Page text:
wife rented one of our houses, and they went away on a visit and while they were gone the squirrels ate the peaches on their place. They wanted the school to pay for the lost fruit. I refused because I didn't think the loss of the fruit was our responsibility. And when the Trustees found out about what Mr. Cope was doing, they asked for his resignation.
MARY FREDERICKSON:
Did this upset him?
HOWARD KESTER:
Of course it upset him. He didn't want to resign because he said he had been there 40 years and the school had gotten along fine, but they had built a halo around the school, you know. When I went there, the average yield of corn was 16 bushels to the acre. We had a tremendous daily consumption of corn and vegetables, etc. with the chickens, cows, and all the children to feed. We had a canning program during the summer time, and canned thousands of gallons of food. By changing the fertilizer, planting cover crops, and general cultivation, we raised the annual yield of corn to 68 bushels per acre, and most everything else in the same proportion.
MARY FREDERICKSON:
Were they just kind of riding along on their past reputation?
HOWARD KESTER:
Yes.
MARY FREDERICKSON:
Have you read Guion Johnson's book on the Social History of the St. Helena Island of The Sea Islands, as she calls it? It talks about the school.
HOWARD KESTER:
Well a lot of people got Black Yoemanry, do you know that?
MARY FREDERICKSON:
It was a part of the same study, right? I wondered if you agreed with their interpretation of it?
HOWARD KESTER:
I sure didn't.
MARY FREDERICKSON:
You didn't?
HOWARD KESTER:
No.

Page 20
MARY FREDERICKSON:
That was about 14 years before you were there. Do you think that they were basically wrong?
HOWARD KESTER:
Well I think Wooster came nearer being wrong than anybody else.
MARY FREDERICKSON:
What did you disagree with basically?
HOWARD KESTER:
Well that he elevated the competence of the people, where it was untrue. They weren't that competent. I tried to diversify the agriculture; they had made a beginning, but they didn't have a compost pile, for example. So I started a compost pile using an old vat that they used to dip the cows in, you know, to get rid of the ticks and things. Well it was sort of summarized when Mr. Bill Cadbury (who was now chairman of the Board) a broker in Philadelphia, a wonderful Quaker . . . a wonderful man, when he heard about what Miss House was doing, and Miss Cooley, all of this draft of letters going out describing this and that and the other, you know, he wrote me back, "She is a sinful woman." Well, we made lots of mistakes, I'm not denying that.
MARY FREDERICKSON:
Well, when you left, the plan was to have a system . . . to have adult education, and to have community service projects.
HOWARD KESTER:
That's right. That is what Siceloff did when he took over my plan, or rather the plan the faculty and workers had agreed upon.
MARY FREDERICKSON:
Now were you happy with that, did you feel that was the best that could be done, and that was that?
HOWARD KESTER:
I worked at it a long time. We had meeting after meeting after meeting with the faculty.
MARY FREDERICKSON:
Also you had a committee of sociologists come in and evaluate, didn't you?
HOWARD KESTER:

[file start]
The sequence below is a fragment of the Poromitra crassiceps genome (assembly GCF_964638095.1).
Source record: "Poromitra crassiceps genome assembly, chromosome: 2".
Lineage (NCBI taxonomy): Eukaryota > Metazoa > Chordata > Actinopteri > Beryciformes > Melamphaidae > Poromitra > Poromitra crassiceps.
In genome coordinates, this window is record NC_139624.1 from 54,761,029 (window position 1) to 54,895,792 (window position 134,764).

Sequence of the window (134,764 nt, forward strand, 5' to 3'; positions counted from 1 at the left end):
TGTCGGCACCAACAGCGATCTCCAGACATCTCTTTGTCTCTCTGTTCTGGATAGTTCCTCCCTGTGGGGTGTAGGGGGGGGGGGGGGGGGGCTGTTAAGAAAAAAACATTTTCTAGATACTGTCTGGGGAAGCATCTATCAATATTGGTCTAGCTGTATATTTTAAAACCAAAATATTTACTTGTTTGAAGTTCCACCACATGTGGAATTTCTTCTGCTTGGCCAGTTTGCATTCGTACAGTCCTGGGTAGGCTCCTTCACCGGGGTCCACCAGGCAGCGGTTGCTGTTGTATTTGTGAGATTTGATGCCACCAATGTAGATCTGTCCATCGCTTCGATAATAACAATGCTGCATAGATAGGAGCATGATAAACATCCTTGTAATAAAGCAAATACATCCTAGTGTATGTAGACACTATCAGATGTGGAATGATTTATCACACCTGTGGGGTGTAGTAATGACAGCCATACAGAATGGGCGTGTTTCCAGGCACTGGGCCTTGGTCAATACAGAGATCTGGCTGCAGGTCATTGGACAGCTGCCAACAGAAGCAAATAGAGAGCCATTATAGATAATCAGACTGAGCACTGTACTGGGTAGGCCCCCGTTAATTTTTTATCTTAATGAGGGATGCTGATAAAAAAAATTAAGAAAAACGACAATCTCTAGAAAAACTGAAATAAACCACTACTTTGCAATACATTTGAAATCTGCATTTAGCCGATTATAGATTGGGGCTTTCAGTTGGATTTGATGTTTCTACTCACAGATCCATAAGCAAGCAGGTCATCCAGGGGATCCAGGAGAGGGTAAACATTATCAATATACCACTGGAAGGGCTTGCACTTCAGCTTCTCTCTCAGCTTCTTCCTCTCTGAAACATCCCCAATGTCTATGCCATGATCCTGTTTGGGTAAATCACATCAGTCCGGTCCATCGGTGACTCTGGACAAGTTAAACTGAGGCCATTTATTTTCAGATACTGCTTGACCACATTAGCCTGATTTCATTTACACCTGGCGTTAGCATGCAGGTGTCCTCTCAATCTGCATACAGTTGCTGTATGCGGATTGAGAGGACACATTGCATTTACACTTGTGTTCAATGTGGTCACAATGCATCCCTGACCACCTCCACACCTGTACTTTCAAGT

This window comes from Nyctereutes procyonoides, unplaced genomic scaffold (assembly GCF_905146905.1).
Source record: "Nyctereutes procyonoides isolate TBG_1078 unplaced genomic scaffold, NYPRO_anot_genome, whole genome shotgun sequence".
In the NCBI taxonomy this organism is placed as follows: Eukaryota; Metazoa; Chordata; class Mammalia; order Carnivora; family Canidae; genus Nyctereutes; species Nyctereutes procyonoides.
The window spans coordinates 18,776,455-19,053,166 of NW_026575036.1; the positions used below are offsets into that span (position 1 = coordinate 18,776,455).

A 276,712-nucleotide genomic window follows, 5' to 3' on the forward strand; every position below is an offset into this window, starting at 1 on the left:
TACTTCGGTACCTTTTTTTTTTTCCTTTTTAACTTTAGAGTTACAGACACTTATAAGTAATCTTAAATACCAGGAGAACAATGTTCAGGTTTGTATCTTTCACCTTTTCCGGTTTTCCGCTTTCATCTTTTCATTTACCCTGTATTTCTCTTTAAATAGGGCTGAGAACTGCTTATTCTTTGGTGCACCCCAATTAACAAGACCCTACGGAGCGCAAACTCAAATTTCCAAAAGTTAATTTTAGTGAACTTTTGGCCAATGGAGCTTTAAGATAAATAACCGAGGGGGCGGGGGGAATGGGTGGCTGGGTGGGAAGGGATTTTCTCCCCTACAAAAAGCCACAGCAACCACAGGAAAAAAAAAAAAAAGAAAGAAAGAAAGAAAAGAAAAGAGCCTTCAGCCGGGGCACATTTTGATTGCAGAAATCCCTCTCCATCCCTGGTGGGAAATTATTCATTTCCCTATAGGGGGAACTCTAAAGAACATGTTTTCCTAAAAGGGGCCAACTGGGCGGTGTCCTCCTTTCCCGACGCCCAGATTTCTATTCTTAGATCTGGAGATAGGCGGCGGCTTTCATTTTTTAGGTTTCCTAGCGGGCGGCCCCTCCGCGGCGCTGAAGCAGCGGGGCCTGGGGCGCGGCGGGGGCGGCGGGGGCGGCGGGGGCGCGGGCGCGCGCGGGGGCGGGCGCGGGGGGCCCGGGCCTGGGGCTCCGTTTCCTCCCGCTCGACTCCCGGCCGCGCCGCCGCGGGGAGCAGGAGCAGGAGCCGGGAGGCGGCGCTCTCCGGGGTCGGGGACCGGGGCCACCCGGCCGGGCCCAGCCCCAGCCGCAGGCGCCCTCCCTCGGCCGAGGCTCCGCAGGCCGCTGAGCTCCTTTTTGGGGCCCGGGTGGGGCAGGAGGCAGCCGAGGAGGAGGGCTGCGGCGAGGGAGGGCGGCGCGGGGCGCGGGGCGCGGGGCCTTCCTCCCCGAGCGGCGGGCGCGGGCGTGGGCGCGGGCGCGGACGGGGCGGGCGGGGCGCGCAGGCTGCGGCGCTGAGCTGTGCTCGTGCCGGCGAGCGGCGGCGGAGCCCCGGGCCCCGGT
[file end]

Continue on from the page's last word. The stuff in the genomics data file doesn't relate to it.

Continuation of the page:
When I presented the idea of making the school into something else. When I told the Trustees that I thought the time had come for Penn School, as such, to be turned over to the state, at $1 per year, they would take the

Page 21
buildings and everything . . . because the state was in far better position to run the school than we were.
MARY FREDERICKSON:
And they just have a regular Secondary Education program there?
HOWARD KESTER:
They had . . . I knew the Superintendent of Education, and the State Superintendent of Education had been my wife's teacher at Peabody, State Superintendent, and he came down about our second year to check on the school. He looked the place over and he said "You've got until September." It was April or May when he came. He said "You've got until September to get some teachers with advanced degrees - AB's and MA's. I want some people here who have had advanced study."
MARY FREDERICKSON:
You let a lot of the faculty go then?
HOWARD KESTER:
Not a lot, a few . . . because we couldn't replace them, but we did bring in other people who had excellent training, but as fast as I would bring in a good one . . . a good man or a good woman, Charleston would pick them up because they paid the largest salary and gave them a bonus in addition. So if it wasn't finances it was something else.
MARY FREDERICKSON:
So then you were relatively relieved to go.
HOWARD KESTER:
Yes. Our housekeeper said to me "Shake the dirt from off your feet."
MARY FREDERICKSON:
Well let me ask you just a couple more questions about when you were in Nashville. I was real curious, based on what Elizabeth Jones was saying about the Industrial Department there in the YWCA. Do you remember . . . from what she was saying the Industrial Department was very different from the entire YWCA in Nashville.
HOWARD KESTER:
That's right.
MARY FREDERICKSON:
And do you remember anything about how they were different?
HOWARD KESTER:
Well in the first place they were working with young women. The girls came from the factories and mills, and were frequently look down upon.
MARY FREDERICKSON:
By?

Page 22
HOWARD KESTER:
By the Directors, I mean the members of the Board of Directors.